The Fellows program is a 9-month, intensive discipleship & leadership program, from September to May. There's something called the The Fellows Initiative, and Briarwood Fellows in Birmingham is just one of those programs. Our week is full of both internships and seminary class, youth and urban ministry, living life with 11 other fellows, meeting with mentors, and kickin it with a host family. There are SO many Briarwood people who have poured into us through seminars, meeting one-on-one, providing things for us, and making our professional and spiritual development a priority. There's no way to sum all of that up, but here's a little breakdown of our week-

My internship is with Foundations Early Learning & Family Center. It's a nonprofit child & family center in the community of Fairfield. Briarwood has chosen Fairfield as it's urban ministry focus, so Foundations was started as a way to prevent kids from being behind by the time they reach Kindergarden. This year we've had 1 pre-K class of 18 energetic, unique 4 year olds. I'm the Assistant Director, so I do everything from coordinating with speakers, volunteers, and parents to running the office to taking out the trash so that I can bask in the sunshine outside for 2 minutes. I also get to be in charge of After Care, so I work one-on-one with several of the kids who need a little extra help. The kids are cute, the long term goals are incredible, and I've learned a ton. Every other Monday night, we have parent trainings, where speakers from the community come and we talk about things like reading readiness, the importance of family, what to teach your kids about the Bible, health & safety, & much more, in an effort to build a partnership with these parents.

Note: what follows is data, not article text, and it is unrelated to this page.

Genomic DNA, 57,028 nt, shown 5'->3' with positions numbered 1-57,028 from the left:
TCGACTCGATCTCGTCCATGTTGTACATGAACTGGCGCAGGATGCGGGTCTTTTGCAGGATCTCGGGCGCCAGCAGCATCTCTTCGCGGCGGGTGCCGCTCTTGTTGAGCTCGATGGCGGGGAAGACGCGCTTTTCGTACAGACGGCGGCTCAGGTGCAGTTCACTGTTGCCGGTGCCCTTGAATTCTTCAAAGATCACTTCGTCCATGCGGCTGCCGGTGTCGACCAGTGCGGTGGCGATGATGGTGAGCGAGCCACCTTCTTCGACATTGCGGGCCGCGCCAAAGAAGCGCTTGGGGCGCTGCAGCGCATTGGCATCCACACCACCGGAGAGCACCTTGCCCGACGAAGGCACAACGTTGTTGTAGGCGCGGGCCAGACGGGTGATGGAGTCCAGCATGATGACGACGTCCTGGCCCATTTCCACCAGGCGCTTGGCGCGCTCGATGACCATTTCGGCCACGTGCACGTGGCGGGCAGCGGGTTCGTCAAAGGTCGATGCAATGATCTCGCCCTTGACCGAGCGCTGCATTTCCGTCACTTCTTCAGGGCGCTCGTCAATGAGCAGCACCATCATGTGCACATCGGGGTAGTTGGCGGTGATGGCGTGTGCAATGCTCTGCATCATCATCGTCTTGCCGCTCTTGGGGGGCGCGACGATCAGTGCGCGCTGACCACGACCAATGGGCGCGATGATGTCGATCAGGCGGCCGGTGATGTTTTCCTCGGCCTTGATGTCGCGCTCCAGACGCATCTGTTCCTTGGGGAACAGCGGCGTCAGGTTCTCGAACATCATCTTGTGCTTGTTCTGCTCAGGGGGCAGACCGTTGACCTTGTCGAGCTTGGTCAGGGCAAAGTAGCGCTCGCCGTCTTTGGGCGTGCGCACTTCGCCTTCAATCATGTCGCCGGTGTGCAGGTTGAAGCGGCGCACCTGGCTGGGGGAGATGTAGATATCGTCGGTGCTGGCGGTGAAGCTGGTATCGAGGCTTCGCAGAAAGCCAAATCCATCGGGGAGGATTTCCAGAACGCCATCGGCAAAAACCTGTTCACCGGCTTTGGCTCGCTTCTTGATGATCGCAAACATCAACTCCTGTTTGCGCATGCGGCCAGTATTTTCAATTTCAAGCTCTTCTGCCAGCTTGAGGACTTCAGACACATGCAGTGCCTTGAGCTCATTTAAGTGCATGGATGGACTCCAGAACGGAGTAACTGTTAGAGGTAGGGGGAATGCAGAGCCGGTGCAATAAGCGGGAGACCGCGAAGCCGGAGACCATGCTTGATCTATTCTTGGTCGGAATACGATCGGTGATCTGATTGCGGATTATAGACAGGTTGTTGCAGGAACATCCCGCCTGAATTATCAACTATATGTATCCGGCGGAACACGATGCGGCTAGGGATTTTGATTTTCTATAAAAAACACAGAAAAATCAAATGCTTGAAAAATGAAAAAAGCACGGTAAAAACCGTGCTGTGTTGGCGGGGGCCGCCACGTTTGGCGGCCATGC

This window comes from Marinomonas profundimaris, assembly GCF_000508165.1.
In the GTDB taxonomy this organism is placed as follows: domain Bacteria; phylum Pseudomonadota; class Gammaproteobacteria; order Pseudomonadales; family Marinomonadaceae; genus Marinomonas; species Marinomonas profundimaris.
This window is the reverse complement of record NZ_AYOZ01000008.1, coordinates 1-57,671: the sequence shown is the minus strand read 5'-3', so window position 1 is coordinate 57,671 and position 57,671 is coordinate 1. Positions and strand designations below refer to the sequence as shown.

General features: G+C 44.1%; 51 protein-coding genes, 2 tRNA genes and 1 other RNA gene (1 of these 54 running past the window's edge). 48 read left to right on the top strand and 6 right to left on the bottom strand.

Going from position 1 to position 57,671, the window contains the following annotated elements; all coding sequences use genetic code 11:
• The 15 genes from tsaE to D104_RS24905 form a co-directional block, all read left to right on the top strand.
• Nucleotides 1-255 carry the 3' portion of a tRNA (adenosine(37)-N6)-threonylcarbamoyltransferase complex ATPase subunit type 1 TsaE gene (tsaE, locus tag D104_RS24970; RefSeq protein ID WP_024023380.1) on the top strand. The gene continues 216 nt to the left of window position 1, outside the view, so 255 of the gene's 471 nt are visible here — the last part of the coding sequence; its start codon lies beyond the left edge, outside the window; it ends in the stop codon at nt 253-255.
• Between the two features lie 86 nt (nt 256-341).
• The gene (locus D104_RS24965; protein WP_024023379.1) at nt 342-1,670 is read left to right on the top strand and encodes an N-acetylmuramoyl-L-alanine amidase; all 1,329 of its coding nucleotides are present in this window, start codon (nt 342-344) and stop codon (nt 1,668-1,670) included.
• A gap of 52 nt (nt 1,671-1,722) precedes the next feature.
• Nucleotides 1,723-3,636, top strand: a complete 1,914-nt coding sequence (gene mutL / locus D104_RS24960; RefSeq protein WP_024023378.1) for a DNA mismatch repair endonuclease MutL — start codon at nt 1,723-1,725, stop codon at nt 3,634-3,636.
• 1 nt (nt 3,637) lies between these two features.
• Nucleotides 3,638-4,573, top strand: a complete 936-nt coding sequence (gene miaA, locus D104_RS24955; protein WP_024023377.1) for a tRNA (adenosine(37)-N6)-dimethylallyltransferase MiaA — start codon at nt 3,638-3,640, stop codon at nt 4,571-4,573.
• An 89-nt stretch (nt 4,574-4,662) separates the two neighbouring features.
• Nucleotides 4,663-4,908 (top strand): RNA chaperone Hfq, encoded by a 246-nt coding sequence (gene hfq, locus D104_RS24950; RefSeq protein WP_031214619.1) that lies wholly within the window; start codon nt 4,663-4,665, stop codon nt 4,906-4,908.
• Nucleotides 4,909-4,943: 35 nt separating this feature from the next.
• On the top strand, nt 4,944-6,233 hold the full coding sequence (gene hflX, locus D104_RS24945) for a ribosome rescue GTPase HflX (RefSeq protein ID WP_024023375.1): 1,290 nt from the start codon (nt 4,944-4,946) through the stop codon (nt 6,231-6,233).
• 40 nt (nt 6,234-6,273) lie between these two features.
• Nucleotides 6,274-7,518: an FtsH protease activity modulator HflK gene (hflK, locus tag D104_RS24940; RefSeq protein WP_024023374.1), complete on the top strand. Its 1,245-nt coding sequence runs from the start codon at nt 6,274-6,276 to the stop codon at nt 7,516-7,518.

Sunday nights, I co-lead a small group of 10th grade girls (and I get to hang out with them on Wednesday nights too at youth group). I've learned so much from them this year. They have loved me so well, and keep me feeling young. It's been a true joy to walk through the ups and downs of life, as we pray and study together. They keep me updated with the boys, cheesy jokes & pick-up lines, and all the new technological savvy tricks. These girls are a breath of fresh air and too much laughter, and I can't wait to continue my friendship with them.

On Thursday and Friday mornings, the fellows take seminary classes together. This has been one of the best times for me, because it's just the 12 of us in class with a professor. So much freedom to wrestle with truth and ask questions. Thursday afternoons, we go to Fairfield (the community where I also work) and tutor 4th-6th grade kids at an Elementary school.